Domestic Abuse

Who are the Victims & Who are the perpetrators?

Domestic abuse is the term used to describe the physical, sexual or emotional (mental) abuse of one person by another who is,

or has been, close to them. Most often this is a partner, ex-partner or family member.

Who is likely to be a victim of domestic abuse?

The simple answer is domestic abuse can happen to anyone. However, we know that: Most domestic abuse happens to women; 90 - 97% of victims are female. Some men experience domestic abuse. Younger women, women who are pregnant and women who have young children are more at risk. Domestic abuse happens in some lesbian, gay, bisexual and trans (LGBT) relationships.

inspirational quote

What is domestic abuse?

Some examples of domestic abuse are:

  • Being bullied, threatened, called names, put down and made to feel stupid.
  • Being sent abusive texts or receiving abusive phone calls
  • Being forced into unwanted sex.
  • Being threatened and having children, family, friends and pets threatened too
  • Having property destroyed.
  • Being physically assaulted or harmed
  • Being blamed, saying you caused the abusive behavior.
  • Being intimidated, emotionally blackmailed or threatened with suicide if leaving is attempted.
Abuse definition

Being controlled through:

  • Not being allowed to see family and friends
  • Being harassed and questioned when leaving the house
  • Having money or benefits taken away
  • Not being allowed to use the telephone
  • Not being allowed to make decisions.

Types of Domestic Abuse:

  • Physical violence - The use of physical force against another. Examples include hitting, shoving, grabbing, biting, restraining, shaking, choking, burning, forcing drug/alcohol use, and assault with a weapon, etc. Physical violence may or may not result in an injury that requires medical attention.
  • Sexual violence - involves the violation of an individual’s bodily integrity (sexual assault), including coercing sexual contact, rape, and prostitution, as well as any unwelcome sexual behavior (sexual harassment), including treating someone in a sexually demeaning manner or any other conduct of a sexual nature, whether physical, verbal, or non-verbal. Sexual abuse also includes behaviour which limits reproductive rights, such as preventing use of contractive methods and forcing abortion.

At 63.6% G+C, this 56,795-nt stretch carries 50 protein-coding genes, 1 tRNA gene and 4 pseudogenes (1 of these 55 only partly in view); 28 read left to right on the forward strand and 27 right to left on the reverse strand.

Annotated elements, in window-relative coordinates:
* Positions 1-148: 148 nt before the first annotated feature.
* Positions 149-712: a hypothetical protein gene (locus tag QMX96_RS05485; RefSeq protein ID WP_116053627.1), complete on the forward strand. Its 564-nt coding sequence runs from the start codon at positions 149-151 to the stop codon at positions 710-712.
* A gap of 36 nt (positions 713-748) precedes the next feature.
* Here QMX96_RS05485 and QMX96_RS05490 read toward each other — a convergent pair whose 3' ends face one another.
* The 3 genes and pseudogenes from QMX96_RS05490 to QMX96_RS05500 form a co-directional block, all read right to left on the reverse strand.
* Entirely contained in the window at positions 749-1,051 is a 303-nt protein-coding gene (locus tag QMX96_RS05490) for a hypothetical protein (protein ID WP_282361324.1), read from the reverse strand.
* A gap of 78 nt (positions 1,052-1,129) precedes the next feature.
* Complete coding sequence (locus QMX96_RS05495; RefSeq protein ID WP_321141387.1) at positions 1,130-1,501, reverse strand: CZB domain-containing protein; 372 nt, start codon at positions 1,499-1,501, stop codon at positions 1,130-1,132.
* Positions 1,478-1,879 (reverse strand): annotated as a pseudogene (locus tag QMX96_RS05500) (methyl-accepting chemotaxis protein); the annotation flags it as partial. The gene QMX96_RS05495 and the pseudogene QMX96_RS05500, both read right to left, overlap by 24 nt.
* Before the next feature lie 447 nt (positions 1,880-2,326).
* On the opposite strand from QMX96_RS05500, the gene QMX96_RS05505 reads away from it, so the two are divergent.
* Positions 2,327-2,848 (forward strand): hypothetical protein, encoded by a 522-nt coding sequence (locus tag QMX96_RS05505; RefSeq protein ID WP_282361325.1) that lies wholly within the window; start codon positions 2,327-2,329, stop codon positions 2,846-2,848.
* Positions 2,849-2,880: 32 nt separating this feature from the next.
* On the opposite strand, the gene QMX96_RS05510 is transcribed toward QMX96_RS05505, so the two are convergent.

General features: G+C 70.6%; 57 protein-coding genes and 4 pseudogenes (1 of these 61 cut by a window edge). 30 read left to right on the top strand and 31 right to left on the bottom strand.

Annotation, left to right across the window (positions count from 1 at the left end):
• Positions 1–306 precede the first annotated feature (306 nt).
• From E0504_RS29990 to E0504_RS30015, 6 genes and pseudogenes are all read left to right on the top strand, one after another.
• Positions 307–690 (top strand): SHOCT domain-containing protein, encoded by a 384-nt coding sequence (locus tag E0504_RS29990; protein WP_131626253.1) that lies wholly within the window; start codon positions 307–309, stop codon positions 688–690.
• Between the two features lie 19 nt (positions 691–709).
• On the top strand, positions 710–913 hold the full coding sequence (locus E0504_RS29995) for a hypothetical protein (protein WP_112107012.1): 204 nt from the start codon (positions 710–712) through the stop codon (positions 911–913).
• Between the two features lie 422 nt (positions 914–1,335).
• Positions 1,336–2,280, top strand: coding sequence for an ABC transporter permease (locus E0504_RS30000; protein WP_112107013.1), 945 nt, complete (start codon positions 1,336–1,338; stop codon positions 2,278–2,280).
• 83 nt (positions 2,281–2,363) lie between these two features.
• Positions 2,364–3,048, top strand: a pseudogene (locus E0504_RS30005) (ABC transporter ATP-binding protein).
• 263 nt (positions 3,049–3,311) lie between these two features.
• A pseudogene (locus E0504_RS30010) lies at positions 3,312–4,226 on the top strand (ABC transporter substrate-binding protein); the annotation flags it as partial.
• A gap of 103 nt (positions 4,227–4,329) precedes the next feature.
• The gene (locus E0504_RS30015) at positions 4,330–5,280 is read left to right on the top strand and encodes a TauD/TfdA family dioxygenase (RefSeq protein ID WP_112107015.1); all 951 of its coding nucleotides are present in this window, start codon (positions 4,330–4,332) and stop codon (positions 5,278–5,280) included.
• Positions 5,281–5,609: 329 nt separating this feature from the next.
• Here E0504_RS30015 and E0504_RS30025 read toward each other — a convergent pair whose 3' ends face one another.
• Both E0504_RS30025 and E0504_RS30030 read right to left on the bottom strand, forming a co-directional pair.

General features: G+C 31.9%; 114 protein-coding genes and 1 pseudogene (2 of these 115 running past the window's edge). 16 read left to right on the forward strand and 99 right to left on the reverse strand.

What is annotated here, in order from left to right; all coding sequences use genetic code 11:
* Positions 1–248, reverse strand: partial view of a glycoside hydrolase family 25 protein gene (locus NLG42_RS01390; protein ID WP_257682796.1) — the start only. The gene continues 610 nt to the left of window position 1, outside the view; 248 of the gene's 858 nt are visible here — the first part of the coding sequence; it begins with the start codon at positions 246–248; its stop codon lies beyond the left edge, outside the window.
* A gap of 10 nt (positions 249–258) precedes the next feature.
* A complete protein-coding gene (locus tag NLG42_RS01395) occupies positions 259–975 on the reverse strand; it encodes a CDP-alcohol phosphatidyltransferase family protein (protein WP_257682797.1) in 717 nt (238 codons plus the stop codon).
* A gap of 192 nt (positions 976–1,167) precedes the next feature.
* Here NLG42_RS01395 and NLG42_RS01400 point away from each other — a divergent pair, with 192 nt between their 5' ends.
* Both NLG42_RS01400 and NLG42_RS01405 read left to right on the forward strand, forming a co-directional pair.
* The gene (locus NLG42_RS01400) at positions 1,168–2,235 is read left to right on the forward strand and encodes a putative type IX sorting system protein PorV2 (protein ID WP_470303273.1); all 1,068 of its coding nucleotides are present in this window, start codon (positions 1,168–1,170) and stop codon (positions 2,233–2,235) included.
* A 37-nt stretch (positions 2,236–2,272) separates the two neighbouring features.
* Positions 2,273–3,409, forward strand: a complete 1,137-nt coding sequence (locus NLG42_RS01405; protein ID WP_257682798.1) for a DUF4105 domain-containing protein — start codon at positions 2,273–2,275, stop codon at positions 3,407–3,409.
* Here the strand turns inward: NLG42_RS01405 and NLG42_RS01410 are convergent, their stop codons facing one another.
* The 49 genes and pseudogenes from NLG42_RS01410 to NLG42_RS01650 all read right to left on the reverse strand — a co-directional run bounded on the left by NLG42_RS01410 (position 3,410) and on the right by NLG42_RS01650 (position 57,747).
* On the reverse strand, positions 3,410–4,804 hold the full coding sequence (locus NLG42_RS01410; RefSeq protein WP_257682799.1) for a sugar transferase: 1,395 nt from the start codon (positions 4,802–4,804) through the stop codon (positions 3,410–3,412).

• Psychological abuse - intimidation, threats of harm, and isolation. Examples include instilling fear in an intimate partner through threatening behaviour, such as damaging property or abusing pets, constant supervision, or controlling what the victim does and who they talk to.
  • Emotional abuse - involves undermining an individual’s sense of self-worth. Examples of emotional abuse include constant criticism, name-calling, embarrassing, mocking, humiliating, and treating like a servant.
  • Financial abuse - involves making or attempting to make the victim financially dependent on the abuser. Examples of economic abuse include preventing or forbidding an intimate partner from working or gaining and education, controlling the financial resources, and withholding access to economic resources.

Physical Abuse

“I’ve had a knife to my throat, he threw all of my stuff out of the house, he has kicked my car door off. I was isolated, I lost a lot of friends. It was torrents of verbal abuse. I wasn’t allowed out, I couldn’t speak to people. I didn’t feel capable of doing anything at the time, it just chips away at your self-esteem”.
Abuse bedroom setting

Emotional Abuse

“The worst abuse was more emotional. It was very subtle, little put-downs. He started controlling the money. I wouldn’t have any money to buy things for myself. He was timing me when I did go out and asking me “Who’ve you been talking to?” If I spoke, I was talking rubbish and I wasn’t to speak. He used to keep the car away from me and he wouldn’t let me have contact with my family. He said I was thick and stupid and I would never get a job, nobody would want me. I honestly thought I was going mad”.

Why might SOMEONE find it difficult to believe that what THEY ARE experiencing is domestic abuse?

There are lots of reasons why this might be the case: They may not want to believe that these things are happening to them . The relationship may be affectionate at times. They may love the person who is abusing them. They may have been persuaded that this isn’t abuse. They may have been abused before and think it is “normal”.

Why don’t people always seek help or support?

Perhaps they think that people might not believe them There may not seem to be an alternative. They may feel that nothing can be done to help them They may have had bad experiences of others not wanting to get involved. They may feel too afraid to seek help or support. Perhaps they hope that the relationship will improve. Fear being judged by other people. They may think that you will lose their friends. They may feel ashamed or guilty.

Cycle of abuse
In an emergency you should always dial 999 for help

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